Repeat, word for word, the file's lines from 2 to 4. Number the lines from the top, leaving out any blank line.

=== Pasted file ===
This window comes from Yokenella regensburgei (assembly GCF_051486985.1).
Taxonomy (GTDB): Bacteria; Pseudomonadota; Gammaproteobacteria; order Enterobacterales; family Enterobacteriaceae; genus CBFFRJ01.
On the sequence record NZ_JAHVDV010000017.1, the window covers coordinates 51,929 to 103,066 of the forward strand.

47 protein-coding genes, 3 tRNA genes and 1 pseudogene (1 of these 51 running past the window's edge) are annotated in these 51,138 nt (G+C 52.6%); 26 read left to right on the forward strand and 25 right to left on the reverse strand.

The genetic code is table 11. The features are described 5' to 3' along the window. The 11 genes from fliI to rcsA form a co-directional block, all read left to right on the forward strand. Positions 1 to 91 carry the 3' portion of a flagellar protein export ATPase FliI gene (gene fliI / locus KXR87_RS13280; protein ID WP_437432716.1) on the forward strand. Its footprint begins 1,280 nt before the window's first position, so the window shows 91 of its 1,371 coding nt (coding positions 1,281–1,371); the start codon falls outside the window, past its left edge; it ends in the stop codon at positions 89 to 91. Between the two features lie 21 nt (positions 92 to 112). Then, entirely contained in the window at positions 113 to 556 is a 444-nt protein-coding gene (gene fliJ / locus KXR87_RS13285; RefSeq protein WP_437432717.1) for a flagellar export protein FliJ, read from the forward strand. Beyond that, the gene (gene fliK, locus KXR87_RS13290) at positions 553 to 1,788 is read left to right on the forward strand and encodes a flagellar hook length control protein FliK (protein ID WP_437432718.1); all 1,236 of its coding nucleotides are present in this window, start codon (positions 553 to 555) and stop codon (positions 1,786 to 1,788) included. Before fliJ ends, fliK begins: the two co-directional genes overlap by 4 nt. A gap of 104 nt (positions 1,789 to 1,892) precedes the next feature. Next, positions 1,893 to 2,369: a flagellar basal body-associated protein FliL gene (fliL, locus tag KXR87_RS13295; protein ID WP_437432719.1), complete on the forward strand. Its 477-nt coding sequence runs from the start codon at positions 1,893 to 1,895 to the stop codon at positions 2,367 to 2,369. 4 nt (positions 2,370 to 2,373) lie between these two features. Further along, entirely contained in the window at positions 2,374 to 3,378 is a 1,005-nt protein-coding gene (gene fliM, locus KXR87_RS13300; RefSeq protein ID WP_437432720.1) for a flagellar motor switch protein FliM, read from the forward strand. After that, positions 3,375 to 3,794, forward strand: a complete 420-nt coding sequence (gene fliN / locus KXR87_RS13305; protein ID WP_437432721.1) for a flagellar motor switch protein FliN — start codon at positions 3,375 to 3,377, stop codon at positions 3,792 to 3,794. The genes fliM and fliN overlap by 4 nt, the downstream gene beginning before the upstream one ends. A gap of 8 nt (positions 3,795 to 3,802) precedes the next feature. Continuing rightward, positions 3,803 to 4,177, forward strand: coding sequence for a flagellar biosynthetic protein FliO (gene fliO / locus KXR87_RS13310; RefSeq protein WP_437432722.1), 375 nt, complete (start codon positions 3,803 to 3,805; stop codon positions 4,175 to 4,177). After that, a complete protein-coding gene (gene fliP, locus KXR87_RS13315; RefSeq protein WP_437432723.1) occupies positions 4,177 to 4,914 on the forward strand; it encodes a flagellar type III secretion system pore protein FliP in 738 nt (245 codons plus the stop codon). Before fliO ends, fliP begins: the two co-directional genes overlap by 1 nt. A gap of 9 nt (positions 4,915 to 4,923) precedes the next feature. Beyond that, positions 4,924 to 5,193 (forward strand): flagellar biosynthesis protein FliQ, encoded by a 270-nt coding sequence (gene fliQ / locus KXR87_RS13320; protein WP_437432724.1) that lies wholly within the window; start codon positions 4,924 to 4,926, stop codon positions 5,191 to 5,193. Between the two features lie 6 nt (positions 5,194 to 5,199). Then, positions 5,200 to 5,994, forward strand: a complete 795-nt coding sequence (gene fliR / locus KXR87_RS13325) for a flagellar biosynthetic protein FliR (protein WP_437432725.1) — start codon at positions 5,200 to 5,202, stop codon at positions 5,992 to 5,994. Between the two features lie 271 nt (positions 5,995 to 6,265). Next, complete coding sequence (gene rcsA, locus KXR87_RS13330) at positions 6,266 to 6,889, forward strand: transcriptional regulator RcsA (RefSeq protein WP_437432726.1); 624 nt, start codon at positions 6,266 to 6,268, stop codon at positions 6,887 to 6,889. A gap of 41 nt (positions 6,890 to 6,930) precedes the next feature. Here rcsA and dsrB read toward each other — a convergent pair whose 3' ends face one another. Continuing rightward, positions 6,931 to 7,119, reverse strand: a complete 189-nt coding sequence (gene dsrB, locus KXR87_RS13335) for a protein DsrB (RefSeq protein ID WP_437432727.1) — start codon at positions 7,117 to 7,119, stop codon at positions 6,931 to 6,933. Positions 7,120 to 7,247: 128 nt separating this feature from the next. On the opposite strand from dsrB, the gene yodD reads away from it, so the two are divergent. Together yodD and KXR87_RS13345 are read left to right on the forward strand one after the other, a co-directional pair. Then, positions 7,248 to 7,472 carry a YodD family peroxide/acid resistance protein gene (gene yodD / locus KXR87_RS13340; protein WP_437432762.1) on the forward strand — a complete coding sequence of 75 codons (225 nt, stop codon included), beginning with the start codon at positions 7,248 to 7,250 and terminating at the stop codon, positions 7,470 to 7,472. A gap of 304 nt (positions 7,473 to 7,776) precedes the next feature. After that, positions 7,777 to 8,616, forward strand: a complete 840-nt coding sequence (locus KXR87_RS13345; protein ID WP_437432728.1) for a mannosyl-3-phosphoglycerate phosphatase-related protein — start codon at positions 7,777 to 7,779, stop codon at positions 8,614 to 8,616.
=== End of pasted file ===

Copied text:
Taxonomy (GTDB): Bacteria; Pseudomonadota; Gammaproteobacteria; order Enterobacterales; family Enterobacteriaceae; genus CBFFRJ01.
On the sequence record NZ_JAHVDV010000017.1, the window covers coordinates 51,929 to 103,066 of the forward strand.

47 protein-coding genes, 3 tRNA genes and 1 pseudogene (1 of these 51 running past the window's edge) are annotated in these 51,138 nt (G+C 52.6%); 26 read left to right on the forward strand and 25 right to left on the reverse strand.